RIP Lotus Elise, the Sports Car Tesla Was Literally Built On
By announcing a new lineup, Lotus is also killing off its turn-of-the-century icon
You’d be forgiven for not starting off 2021 with the same hopes and dreams that normally go hand in hand with a new year. But Lotus, the British sports car maker, would not be deterred by the pandemic, Brexit or any other collective calamity.
In its first January press release, Lotus announced its global retail sales actually increased in 2020 despite COVID-19, then followed that up with the news of an electric sports car in development with Alpine, updates on its brand new manufacturing and assembly facilities, and then on Monday, the plan for a “new series of sports cars.” The first of these is currently codenamed the Lotus Type 131 and a prototype will begin production this year, alongside the company’s electric Evija hypercar, which was announced in 2019.
As they bring in the new, they must usher out the old. That means the automaker’s entire current lineup — the Exige, Evora and even the Elise — is being phased out; 2021 will be the final production year for all three.
The most consequential discontinuation is the Elise, an iconic, unmistakable roadster that’s been in production since 1996. Its impossibly lightweight design, quick speed and deft handling (not to mention its relative affordability) made it a real driver’s car, as well as a favorite base from which small-time producers built their own cars, including such powerhouses as the million-dollar, 1,200-horsepower Hennessey Venom GT. But the most consequential vehicle to be born from the Lotus Elise is none other than the Tesla Roadster.
The Elise is in no way defined by its connection to Tesla, but it is a fascinating slice of the Brit’s long history, and one that is often misremembered, if not forgotten altogether. In fact, back in 2008, Tesla took the time to write an entire blog titled: “Mythbusters Part 2: The Tesla Roadster is not a Converted Lotus Elise.” Darryl Siry, Tesla’s vice president of sales, marketing and service at the time, explained that the idea that the Roadster was an electrified Elise was a “misconception,” writing, “This has been an interesting problem to deal with because the Tesla is vastly different from an Elise and it is important that people are aware of this.”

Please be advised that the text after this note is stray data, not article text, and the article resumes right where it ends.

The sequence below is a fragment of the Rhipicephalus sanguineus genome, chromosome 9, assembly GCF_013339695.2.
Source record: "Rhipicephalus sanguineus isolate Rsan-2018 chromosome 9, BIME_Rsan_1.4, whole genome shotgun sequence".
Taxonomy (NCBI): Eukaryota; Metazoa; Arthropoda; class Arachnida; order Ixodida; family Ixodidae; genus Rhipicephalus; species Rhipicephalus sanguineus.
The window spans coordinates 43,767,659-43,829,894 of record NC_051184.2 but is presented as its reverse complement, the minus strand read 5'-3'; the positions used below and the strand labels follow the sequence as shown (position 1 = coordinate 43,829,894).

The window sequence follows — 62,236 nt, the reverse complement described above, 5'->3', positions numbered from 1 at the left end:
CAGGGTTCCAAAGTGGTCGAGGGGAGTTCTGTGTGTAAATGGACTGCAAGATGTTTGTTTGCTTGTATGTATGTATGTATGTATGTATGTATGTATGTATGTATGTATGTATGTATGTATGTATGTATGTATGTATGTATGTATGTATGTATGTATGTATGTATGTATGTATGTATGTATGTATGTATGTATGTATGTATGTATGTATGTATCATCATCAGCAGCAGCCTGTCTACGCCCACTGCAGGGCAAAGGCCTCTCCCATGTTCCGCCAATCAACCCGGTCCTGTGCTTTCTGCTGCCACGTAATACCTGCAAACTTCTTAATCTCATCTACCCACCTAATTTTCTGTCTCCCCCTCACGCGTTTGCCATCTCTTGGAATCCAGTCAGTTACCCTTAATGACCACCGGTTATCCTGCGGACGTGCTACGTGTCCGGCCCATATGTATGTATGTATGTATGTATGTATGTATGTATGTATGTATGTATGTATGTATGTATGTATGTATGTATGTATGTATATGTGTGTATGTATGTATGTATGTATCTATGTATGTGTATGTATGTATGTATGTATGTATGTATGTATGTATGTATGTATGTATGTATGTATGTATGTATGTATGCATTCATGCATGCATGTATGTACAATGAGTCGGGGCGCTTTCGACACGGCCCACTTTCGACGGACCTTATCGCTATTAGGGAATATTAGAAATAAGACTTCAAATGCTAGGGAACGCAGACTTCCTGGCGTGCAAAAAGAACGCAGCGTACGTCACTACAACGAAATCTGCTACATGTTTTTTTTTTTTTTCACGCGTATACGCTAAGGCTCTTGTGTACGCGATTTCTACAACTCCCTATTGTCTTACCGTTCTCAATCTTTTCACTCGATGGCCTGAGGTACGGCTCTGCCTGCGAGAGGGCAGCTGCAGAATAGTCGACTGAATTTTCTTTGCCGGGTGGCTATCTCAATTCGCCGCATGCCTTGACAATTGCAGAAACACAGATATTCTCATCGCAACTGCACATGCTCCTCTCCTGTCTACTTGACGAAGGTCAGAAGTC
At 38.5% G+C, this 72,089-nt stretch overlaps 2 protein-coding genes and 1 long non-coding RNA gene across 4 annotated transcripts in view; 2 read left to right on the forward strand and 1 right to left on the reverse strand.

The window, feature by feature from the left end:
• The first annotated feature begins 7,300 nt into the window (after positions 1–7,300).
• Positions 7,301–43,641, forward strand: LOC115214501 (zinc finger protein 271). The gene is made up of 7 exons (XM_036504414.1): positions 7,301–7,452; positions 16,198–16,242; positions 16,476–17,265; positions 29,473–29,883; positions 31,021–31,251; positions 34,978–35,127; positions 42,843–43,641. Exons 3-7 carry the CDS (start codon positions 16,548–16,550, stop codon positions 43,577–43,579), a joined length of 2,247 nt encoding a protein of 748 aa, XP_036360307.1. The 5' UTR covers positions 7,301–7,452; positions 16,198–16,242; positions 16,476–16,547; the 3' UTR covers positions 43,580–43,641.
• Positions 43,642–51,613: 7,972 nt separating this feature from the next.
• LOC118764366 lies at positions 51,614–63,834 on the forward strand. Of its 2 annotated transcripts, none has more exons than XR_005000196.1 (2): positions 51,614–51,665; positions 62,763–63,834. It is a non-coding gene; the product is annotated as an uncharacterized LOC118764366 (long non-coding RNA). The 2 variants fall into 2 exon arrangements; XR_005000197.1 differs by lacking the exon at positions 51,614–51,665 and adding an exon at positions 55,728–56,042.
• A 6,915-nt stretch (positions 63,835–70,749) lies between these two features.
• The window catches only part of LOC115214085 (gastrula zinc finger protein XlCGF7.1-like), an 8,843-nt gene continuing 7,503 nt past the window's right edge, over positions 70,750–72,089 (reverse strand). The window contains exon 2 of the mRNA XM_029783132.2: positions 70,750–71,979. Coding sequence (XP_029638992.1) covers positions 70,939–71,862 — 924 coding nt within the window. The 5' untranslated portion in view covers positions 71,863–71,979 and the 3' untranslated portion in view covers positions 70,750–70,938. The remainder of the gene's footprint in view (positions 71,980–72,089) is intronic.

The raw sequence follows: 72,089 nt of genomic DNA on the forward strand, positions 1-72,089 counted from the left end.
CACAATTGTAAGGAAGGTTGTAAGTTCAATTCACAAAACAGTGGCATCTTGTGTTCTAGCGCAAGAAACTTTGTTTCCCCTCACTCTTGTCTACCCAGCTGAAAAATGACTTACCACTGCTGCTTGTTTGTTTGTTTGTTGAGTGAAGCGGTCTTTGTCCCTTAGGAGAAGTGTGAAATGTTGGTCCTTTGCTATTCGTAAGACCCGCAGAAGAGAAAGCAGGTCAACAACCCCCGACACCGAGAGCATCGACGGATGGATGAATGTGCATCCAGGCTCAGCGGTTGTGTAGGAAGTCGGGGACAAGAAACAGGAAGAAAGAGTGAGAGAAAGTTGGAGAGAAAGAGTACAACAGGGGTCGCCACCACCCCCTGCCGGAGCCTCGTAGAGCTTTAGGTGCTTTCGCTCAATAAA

However, in an old interview Jay Leno’s Garage unearthed last April, current Tesla CEO Elon Musk didn’t downplay how important the Elise was to the development of the first official Tesla car. When asked about the first 2008 production Roadster by Leno, Musk could have said a number of things. He could have talked about the carbon-fiber body, the revolutionary battery with 6,831 lithium-ion cells or the instant acceleration. But he didn’t. The first words out of his mouth were “We started with an Elise chassis.”
Musk went on to say that the Roadster is 30% heavier, six inches longer and three inches longer in the wheelbase, among other modifications. But the fact remains that every Tesla fan out there owes a debt of gratitude to Lotus and its Elise for being the springboard for what is currently the highest valued automotive company in the world.
Why did Tesla choose the Elise as their starting point for attempting to revolutionize the electric car industry? In a fascinating early Fortune profile of Tesla from 2008, Michael V. Copeland explained, “Lotus made fast, light cars and also had the virtue of being the only sports car manufacturer that would give Tesla management the time of day.” Lotus ended up building Elise gliders — cars without powertrains — that Tesla then turned into the Roadster in California.
Copeland goes on to detail how original co-founder Martin Eberhard butted heads with Elon Musk about how much of the Elise to actually change. Musk wanted to lower the doorsill, swap the fiberglass body panels for carbon fiber, and change the door handles, among other cost-intensive procedures. (Eventually, Eberhard and Musk’s tussle became a full-blown battle, leading to, among other things, Eberhard being forced out and Musk receiving the title of co-founder.) In the end, Musk told Leno, “This really is a brand new car.”
You have to hand it to him there. Borrowing chassis, as well as engines, infotainment systems and other parts, is common among automakers. But that doesn’t make the Lotus Elise any less important to the meteoric rise of Tesla. Let’s just hope, as they say goodbye to their old aluminum friend, that the Brits find some of that Tesla success in the years ahead.
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